Caesar and the Pirates

    On a voyage to Rhodes in 69 BC to study under the rhetor, Apollonius Molon, Caesar and his ship were taken hostage by pirates.  The group was kidnapped off the island of Pharmacussa (6 miles south of Miletus) by a pirate leader named Polygonus.   He sent home a ransom message for 20 talents, which was the going wage for a senator.  Caesar, upon hearing this, insisted that he was no ordinary senator (in fact he was a senator only because he had just won the civic crown and had not even become a quaestor yet) and demanded that the ransom be raised to 50 talents!

    After 40 days, he was released.  During his capture, Caesar behaved with aristocratic arrogance.  He won all of the men over with jokes and such and had his way with many of the women.  One of the “jokes” he told over and over was how he was going to come back, capture them, and then crucify them all.  The pirates all laughed about this because it was impossible for anyone to find the cove – except that Caesar had counted coves from a certain landmark on the way to the hideout.  Burgundus, Caesar’s large and favorite slave, was sent home with the ransom note and brought back the money, much to the chagrin of many now empty pocketbooks in Rome.  50 talents – holy cow!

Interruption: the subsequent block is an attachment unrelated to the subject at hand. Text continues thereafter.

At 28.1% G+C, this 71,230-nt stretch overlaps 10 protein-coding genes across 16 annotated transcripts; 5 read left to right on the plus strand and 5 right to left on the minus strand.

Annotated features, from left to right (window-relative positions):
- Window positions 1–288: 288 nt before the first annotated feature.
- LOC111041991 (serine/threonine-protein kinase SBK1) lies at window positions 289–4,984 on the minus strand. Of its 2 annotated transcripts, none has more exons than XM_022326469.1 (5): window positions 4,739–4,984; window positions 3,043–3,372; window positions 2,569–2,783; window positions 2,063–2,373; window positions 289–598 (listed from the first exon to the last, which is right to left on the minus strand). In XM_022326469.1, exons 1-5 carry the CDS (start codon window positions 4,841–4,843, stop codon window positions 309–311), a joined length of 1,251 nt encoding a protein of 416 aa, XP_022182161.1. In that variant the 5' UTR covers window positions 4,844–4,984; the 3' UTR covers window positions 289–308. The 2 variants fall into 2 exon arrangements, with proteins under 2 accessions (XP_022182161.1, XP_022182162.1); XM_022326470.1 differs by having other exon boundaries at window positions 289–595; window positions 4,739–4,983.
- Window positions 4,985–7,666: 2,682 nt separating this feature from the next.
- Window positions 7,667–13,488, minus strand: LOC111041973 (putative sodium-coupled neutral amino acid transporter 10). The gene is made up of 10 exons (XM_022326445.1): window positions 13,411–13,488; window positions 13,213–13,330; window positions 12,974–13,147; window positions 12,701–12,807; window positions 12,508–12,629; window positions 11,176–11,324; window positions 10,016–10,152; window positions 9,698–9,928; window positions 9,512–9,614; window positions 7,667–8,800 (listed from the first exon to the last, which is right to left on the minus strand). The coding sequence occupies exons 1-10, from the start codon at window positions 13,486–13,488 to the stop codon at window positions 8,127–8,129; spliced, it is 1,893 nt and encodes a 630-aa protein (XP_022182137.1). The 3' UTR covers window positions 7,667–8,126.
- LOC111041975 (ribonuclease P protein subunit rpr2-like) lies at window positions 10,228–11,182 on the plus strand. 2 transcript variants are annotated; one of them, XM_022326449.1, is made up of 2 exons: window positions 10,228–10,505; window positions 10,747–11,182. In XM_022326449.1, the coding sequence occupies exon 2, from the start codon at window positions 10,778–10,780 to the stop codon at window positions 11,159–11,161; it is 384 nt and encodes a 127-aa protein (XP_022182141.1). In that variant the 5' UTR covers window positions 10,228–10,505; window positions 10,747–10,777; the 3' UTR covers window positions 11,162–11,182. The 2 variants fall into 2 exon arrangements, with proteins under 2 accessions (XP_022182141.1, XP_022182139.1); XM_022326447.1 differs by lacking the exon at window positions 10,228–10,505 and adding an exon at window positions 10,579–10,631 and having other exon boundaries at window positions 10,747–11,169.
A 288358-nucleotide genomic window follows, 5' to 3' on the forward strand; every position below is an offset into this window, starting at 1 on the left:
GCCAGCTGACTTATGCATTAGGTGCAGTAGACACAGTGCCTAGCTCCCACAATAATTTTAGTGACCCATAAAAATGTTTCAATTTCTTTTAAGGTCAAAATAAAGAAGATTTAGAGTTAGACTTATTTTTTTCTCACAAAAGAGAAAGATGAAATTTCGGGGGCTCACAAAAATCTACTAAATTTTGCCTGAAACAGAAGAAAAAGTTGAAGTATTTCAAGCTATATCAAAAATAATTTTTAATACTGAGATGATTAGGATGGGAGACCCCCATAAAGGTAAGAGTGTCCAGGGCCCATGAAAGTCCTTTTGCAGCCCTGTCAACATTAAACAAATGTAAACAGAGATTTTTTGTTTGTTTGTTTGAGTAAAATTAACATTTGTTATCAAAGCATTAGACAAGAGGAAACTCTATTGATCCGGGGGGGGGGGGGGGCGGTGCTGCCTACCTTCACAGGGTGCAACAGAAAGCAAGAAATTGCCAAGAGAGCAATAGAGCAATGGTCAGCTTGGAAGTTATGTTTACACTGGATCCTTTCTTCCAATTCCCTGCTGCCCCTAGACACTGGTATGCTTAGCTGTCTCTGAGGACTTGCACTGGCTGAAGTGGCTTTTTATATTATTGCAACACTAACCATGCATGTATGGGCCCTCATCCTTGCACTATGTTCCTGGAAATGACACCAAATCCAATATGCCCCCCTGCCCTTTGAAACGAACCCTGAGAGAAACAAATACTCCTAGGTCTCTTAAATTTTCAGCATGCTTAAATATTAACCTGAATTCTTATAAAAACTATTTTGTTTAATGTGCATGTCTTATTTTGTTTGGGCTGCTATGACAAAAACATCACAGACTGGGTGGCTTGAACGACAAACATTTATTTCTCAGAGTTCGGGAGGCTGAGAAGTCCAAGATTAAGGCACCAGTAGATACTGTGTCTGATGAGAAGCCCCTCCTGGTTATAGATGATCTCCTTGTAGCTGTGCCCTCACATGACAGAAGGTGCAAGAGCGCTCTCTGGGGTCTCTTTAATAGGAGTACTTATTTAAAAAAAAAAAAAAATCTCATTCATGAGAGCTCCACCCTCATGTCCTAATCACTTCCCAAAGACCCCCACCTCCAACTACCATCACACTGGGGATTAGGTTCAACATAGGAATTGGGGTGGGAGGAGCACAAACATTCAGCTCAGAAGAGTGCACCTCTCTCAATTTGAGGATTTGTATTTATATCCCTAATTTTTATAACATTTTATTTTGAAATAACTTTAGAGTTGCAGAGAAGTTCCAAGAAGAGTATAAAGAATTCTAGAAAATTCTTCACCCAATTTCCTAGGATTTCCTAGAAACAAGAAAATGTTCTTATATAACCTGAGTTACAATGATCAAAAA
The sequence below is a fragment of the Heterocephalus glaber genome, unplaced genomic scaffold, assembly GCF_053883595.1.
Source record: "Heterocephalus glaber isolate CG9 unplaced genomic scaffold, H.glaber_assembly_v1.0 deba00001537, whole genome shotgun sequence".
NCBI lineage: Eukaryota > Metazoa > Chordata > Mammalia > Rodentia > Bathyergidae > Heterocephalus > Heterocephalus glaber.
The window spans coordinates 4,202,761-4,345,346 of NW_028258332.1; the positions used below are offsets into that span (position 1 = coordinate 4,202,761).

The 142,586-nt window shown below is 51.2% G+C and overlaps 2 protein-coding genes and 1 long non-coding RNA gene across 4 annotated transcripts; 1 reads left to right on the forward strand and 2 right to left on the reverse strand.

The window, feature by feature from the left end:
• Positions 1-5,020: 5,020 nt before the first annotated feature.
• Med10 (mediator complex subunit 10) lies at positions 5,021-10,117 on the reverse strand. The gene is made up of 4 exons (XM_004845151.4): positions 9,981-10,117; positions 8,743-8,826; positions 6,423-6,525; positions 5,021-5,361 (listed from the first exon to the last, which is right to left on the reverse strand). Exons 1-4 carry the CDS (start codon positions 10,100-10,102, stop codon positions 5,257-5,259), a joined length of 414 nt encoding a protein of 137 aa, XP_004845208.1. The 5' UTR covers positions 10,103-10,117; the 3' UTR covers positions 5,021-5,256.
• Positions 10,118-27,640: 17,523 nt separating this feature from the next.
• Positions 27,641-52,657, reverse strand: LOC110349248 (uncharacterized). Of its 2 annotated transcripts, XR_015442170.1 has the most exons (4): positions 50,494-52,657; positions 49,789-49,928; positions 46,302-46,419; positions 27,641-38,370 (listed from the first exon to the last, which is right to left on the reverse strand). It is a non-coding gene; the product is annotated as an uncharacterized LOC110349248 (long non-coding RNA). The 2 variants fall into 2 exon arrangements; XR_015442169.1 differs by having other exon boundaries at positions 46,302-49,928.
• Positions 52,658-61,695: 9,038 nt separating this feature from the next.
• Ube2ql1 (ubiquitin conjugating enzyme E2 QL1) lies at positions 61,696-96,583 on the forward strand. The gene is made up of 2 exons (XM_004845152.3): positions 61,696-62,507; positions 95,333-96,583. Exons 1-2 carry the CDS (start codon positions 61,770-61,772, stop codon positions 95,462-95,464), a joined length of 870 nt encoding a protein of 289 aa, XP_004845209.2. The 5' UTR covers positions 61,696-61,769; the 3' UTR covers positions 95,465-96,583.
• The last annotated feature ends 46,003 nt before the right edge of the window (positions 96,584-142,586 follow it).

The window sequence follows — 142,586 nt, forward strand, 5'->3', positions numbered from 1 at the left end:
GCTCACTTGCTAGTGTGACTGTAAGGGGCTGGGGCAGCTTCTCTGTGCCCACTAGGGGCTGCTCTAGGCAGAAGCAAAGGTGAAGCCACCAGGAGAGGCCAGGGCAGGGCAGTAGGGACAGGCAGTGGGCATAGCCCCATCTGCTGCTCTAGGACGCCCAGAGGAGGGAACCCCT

All of the pirates saw Caesar off after the ransom was paid.  Caesar brought the pirates to Pergamum after capturing them (where Q. Pompeius was proquaestor) and leaves them there.  He goes to Bithynia to ask Marcus Junius permission to crucify the pirates and is denied.  He then goes back to Pergamum and tells Pompeius that he had gotten permission and all 500 are crucified.

            Possible related discussion topics:
            - Caesar’s skill as a rhetor and his court cases (including info on Dolabella case)
            - his audacity
            - the civic crown or corona civica(what is it? Why did he get it?)
            - pirates in the Mediterranean (and Pompey cleaning them up)
            - Caesar and women
            - Crucifixion as punishment
            - Appolonius Molon

Scene I (69 BC; on the waters near Miletus)

Julius Caesar, Burgundus, and an oarsman are on a boat heading towards Rhodes.

The actors are sitting in three chairs on center stage; the first chair, in which the oarsman sits, faces the other two